From a linguistic perspective, this book is a practical explanation of how confessions work. Roger Shuy, author of the 1993 benchmark work, Language Crimes, examines criminal confessions, the interrogations that elicit confessions, and the deceptive language that plays a role in the actual confession. He presents transcripts from numerous interrogations and analyzes how language is used, how constitutional rights are not protected, and discusses consistency, truthfulness, suggestibility, and written and unvalidated confessions. He also provides specific advice about how to conduct interrogations that will yield credible evidence.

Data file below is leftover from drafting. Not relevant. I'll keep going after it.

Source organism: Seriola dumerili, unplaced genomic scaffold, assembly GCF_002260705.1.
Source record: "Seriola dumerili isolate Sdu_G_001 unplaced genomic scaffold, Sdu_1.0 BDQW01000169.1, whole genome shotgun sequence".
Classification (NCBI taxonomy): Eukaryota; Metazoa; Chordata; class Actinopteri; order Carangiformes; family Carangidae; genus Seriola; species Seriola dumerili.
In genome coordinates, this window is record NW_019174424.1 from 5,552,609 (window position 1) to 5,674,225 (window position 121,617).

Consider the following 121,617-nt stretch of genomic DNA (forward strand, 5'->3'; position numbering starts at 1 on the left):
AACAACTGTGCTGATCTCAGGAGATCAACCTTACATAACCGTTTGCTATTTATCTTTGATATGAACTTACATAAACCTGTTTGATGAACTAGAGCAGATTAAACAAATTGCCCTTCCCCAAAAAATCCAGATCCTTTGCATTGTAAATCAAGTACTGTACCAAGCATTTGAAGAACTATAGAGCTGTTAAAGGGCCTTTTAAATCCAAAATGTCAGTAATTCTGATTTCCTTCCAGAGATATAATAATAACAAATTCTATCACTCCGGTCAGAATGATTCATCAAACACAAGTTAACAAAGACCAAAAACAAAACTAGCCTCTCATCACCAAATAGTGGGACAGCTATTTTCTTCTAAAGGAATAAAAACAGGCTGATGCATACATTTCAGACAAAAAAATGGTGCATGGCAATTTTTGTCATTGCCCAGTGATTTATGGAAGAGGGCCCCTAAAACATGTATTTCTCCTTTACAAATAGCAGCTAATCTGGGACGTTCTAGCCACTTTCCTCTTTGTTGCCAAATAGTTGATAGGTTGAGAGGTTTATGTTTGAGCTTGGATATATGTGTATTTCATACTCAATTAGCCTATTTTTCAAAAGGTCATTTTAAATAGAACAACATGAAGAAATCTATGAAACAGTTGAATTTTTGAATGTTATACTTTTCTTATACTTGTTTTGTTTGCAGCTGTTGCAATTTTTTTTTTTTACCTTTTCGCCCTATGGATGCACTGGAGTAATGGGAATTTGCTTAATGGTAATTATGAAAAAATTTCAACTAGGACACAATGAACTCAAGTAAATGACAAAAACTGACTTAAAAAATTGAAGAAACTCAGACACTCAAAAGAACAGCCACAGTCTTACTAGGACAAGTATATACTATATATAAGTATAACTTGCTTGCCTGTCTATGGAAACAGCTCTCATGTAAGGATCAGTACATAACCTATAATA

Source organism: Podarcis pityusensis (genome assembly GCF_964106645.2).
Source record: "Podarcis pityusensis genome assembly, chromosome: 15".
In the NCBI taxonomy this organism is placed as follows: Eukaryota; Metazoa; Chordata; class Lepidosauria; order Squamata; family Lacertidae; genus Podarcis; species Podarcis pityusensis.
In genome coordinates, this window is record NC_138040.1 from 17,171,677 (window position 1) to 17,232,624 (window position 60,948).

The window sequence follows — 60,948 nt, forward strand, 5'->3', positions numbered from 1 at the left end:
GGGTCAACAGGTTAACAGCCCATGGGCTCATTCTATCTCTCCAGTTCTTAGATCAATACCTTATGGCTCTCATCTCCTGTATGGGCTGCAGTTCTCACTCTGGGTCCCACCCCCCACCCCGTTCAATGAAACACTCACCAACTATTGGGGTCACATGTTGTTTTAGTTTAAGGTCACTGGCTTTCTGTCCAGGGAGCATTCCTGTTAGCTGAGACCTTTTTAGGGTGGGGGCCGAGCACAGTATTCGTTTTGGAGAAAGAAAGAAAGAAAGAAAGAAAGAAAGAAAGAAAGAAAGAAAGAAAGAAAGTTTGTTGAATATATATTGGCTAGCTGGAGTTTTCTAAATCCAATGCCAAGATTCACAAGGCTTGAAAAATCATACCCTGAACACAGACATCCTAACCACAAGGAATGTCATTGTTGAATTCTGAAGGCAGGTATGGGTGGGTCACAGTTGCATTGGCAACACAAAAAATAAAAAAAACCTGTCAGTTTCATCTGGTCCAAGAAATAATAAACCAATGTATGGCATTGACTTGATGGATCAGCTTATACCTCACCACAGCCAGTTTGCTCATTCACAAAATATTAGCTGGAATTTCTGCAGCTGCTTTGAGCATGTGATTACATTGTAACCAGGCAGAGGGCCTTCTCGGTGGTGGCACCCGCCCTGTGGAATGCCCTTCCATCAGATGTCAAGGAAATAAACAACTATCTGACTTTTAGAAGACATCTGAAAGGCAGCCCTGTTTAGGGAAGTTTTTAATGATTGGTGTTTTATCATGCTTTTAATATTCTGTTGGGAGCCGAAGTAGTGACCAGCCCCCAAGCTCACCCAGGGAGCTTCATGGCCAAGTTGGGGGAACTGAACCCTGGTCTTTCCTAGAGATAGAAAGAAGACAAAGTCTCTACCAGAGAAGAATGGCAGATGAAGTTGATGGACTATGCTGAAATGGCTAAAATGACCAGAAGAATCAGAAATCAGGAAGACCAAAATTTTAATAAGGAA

Chapter 6: Language of the Implicational Confession
People confess for a number of reasons. Some confess because it expunges their guilt over doing a bad thing. Others confess because it makes them feel important to have done such a monstrous thing. Still others confess to small things to throw off their interrogators about the really big things. Perhaps most troublesome of all, however, are the persons who confess to a crime to implicate others in the same violation. Their reasons for doing this vary: They may simply want to get even with the persons they implicate even though confessions of their own part in the crime could send them to prison. Usually in such cases, what the confessors admit to is much less ...